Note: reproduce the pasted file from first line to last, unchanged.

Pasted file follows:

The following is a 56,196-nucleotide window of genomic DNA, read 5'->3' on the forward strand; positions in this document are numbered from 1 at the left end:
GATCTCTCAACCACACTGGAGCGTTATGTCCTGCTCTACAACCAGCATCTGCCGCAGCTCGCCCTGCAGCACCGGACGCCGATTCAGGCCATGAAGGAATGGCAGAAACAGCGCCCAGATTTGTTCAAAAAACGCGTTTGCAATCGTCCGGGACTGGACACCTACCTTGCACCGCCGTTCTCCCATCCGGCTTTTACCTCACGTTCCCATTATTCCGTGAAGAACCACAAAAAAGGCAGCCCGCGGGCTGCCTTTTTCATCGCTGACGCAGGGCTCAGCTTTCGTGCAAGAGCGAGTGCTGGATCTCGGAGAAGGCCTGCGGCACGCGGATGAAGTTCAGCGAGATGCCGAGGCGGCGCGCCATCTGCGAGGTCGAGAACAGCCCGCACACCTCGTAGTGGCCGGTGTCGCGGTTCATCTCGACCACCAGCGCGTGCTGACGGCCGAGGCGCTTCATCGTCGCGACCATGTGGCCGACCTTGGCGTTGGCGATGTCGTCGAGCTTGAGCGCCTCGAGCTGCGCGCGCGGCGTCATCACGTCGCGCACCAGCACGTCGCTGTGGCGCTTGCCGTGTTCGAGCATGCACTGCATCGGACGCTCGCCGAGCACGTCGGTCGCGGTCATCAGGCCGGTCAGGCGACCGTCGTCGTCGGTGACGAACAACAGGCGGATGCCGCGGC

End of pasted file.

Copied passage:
The following is a 56,196-nucleotide window of genomic DNA, read 5'->3' on the forward strand; positions in this document are numbered from 1 at the left end:
GATCTCTCAACCACACTGGAGCGTTATGTCCTGCTCTACAACCAGCATCTGCCGCAGCTCGCCCTGCAGCACCGGACGCCGATTCAGGCCATGAAGGAATGGCAGAAACAGCGCCCAGATTTGTTCAAAAAACGCGTTTGCAATCGTCCGGGACTGGACACCTACCTTGCACCGCCGTTCTCCCATCCGGCTTTTACCTCACGTTCCCATTATTCCGTGAAGAACCACAAAAAAGGCAGCCCGCGGGCTGCCTTTTTCATCGCTGACGCAGGGCTCAGCTTTCGTGCAAGAGCGAGTGCTGGATCTCGGAGAAGGCCTGCGGCACGCGGATGAAGTTCAGCGAGATGCCGAGGCGGCGCGCCATCTGCGAGGTCGAGAACAGCCCGCACACCTCGTAGTGGCCGGTGTCGCGGTTCATCTCGACCACCAGCGCGTGCTGACGGCCGAGGCGCTTCATCGTCGCGACCATGTGGCCGACCTTGGCGTTGGCGATGTCGTCGAGCTTGAGCGCCTCGAGCTGCGCGCGCGGCGTCATCACGTCGCGCACCAGCACGTCGCTGTGGCGCTTGCCGTGTTCGAGCATGCACTGCATCGGACGCTCGCCGAGCACGTCGGTCGCGGTCATCAGGCCGGTCAGGCGACCGTCGTCGTCGGTGACGAACAACAGGCGGATGCCGCGGC